Colorado Parks and Wildlife photo{span}An adult zebra mussel from Highline Lake. Invasive mussels cling to surfaces such as water pipes and cause billions of dollars in damage in the United States each year, according to Colorado Parks and Wildlife. {/span} Colorado Parks and Wildlife photo

The roadside checks take place Thursday through Monday through Oct. 31 and are mandatory for boaters traveling on motorized boats or personal watercraft on eastbound I-70 near Loma and northbound I-25 near Trinidad.

Through May 9, Parks and Wildlife staff had inspected 340 boats at the Loma Port of Entry this year, decontaminating 43 of them. In Trinidad, staff had inspected 112 boats and decontaminated 13.

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This year, state inspectors have already intercepted 11 boats carrying invasive species during mandatory inspections. The first of those cases occurred in Loma and involved a boat coming from mussel-infested Lake Powell, where eight of the 11 boats came from.

“As the challenge of protecting the state’s waters and infrastructure from water nuisance species continues to grow, CPW continues to lead the charge against these species,” Robert Walters, ANS Parks and Wildlife water nuisance species program manager, said in the news release. “And as boating season approaches, we are asking for the boating community’s help to combat invasive species in the state.”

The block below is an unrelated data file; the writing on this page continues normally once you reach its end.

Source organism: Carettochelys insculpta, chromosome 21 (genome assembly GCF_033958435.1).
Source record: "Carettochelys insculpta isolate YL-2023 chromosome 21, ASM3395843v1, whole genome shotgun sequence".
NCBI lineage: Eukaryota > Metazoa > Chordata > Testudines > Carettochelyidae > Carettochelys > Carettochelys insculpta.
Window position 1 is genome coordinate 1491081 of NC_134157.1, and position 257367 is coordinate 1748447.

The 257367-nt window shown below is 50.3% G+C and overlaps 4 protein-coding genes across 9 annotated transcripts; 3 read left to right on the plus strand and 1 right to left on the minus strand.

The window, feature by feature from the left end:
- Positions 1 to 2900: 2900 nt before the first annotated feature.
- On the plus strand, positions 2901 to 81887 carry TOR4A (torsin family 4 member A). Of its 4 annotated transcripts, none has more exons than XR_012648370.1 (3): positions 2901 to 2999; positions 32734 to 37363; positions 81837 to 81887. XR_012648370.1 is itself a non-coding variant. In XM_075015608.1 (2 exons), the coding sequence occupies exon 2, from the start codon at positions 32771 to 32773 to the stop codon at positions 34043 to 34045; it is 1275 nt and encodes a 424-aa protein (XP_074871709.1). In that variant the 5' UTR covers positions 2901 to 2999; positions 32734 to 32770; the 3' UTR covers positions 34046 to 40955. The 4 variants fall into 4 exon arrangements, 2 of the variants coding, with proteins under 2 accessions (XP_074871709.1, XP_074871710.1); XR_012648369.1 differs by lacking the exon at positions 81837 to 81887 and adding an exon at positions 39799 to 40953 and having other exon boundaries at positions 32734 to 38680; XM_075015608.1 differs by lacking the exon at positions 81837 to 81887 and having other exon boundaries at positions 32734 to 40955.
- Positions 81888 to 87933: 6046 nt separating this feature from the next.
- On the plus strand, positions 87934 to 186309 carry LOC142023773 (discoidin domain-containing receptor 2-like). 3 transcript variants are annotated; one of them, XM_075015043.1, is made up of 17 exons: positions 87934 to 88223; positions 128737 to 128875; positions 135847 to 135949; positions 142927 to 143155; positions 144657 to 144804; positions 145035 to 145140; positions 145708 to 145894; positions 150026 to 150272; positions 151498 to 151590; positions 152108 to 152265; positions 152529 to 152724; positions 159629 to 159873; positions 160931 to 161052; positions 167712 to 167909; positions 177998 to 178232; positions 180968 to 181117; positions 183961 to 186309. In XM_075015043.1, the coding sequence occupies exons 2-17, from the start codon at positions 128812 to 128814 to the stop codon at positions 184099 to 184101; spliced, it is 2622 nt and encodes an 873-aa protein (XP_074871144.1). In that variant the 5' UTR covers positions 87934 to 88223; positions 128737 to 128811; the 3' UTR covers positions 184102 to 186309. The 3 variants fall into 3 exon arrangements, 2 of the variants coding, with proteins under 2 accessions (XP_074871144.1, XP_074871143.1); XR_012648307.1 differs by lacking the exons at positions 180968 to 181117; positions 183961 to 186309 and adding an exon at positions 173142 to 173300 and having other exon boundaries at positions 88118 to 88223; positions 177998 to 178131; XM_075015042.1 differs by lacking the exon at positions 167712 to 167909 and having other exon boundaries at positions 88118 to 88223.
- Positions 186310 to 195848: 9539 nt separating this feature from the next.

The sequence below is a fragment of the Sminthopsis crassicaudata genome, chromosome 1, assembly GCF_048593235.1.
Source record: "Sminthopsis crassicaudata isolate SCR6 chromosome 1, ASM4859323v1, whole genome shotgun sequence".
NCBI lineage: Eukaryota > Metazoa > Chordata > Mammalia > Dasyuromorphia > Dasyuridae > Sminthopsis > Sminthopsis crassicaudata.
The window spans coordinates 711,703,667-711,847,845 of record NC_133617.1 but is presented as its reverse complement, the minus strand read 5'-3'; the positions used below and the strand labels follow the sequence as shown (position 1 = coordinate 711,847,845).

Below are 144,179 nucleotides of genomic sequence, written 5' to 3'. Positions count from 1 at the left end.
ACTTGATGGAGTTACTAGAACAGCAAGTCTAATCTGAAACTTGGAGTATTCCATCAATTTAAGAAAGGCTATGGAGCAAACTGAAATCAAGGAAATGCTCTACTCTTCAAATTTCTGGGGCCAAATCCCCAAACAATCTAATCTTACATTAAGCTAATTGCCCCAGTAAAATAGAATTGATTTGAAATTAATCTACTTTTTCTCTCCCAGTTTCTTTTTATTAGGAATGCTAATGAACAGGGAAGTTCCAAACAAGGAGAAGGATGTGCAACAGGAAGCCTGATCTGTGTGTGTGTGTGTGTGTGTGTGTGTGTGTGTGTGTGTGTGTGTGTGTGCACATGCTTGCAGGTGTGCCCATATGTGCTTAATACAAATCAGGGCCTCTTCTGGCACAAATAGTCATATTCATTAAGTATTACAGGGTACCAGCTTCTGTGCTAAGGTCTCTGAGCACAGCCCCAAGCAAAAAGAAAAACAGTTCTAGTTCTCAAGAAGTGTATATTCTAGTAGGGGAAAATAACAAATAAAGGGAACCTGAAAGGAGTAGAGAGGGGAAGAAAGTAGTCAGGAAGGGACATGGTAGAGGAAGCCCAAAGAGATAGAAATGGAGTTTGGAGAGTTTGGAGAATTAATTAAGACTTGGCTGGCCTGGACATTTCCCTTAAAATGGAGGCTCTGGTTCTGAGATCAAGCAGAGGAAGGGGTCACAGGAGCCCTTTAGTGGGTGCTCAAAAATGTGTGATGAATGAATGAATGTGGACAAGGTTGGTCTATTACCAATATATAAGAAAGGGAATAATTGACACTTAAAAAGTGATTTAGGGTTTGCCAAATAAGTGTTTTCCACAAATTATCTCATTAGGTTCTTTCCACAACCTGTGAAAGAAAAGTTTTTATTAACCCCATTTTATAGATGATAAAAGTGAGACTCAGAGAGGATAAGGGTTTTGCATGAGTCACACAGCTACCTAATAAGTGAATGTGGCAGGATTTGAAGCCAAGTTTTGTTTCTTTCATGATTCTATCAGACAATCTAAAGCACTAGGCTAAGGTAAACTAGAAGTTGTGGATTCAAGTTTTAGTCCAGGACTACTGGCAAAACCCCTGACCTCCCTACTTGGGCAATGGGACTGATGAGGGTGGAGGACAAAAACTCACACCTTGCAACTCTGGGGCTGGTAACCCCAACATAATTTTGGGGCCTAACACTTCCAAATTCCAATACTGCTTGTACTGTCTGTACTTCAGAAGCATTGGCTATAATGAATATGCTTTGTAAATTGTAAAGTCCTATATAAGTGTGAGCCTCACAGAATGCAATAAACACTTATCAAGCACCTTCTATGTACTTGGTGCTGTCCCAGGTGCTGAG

Dale ShrullHighline Lake State Park had posted signs last summer about the presence of invasive quagga and zebra mussels to let visitors know that all boats and personal watercraft entering the lake must be inspected over the next five years, such as signs at the boat ramp, top and the entrance, above, stands. Additionally, all water enthusiasts who enjoy boating on the lake below will have their boats undergo a sanitization process before leaving the park. Dale Shrull

Parks and Wildlife says boaters should clean, drain and dry their boats after each use, inspect their trailers and examine hard-to-reach areas on boats and motors for signs of mussels. Anyone who has used a boat in waters outside of Colorado should tell boat inspectors.

Professional inspections are required for boats that have been in water that is out of state or positive or suspicious for aquatic nuisance species. Inspections are also required for boats approaching a boat control station or entering a body of water where inspections are required.

Funding for the state inspection program comes from boat registration fees. Some Colorado counties, municipalities, water districts, federal agencies and private companies also assist the state by conducting inspections. Parks and Wildlife staff also look for aquatic nuisance species by sampling waters across the state, testing 1,178 standing waters and 52 flowing waters last year. The intensive sampling resulted in the early detection of mussels at Highline Lake, Parks and Wildlife says.